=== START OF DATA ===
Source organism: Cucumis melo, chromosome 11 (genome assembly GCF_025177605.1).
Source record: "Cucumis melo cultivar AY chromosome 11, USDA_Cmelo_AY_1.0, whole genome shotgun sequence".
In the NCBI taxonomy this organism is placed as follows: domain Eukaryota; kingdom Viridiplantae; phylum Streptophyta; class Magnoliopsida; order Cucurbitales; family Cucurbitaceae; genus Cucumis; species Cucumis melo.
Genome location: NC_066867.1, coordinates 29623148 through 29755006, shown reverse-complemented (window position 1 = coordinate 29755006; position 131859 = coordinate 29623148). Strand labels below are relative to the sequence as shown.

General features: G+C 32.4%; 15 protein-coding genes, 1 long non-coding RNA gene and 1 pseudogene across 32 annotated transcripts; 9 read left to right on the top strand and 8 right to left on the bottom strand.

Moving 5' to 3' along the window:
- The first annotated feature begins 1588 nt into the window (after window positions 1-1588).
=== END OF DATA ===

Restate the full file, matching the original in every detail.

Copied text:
Source organism: Cucumis melo, chromosome 11 (genome assembly GCF_025177605.1).
Source record: "Cucumis melo cultivar AY chromosome 11, USDA_Cmelo_AY_1.0, whole genome shotgun sequence".
In the NCBI taxonomy this organism is placed as follows: domain Eukaryota; kingdom Viridiplantae; phylum Streptophyta; class Magnoliopsida; order Cucurbitales; family Cucurbitaceae; genus Cucumis; species Cucumis melo.
Genome location: NC_066867.1, coordinates 29623148 through 29755006, shown reverse-complemented (window position 1 = coordinate 29755006; position 131859 = coordinate 29623148). Strand labels below are relative to the sequence as shown.

General features: G+C 32.4%; 15 protein-coding genes, 1 long non-coding RNA gene and 1 pseudogene across 32 annotated transcripts; 9 read left to right on the top strand and 8 right to left on the bottom strand.

Moving 5' to 3' along the window:
- The first annotated feature begins 1588 nt into the window (after window positions 1-1588).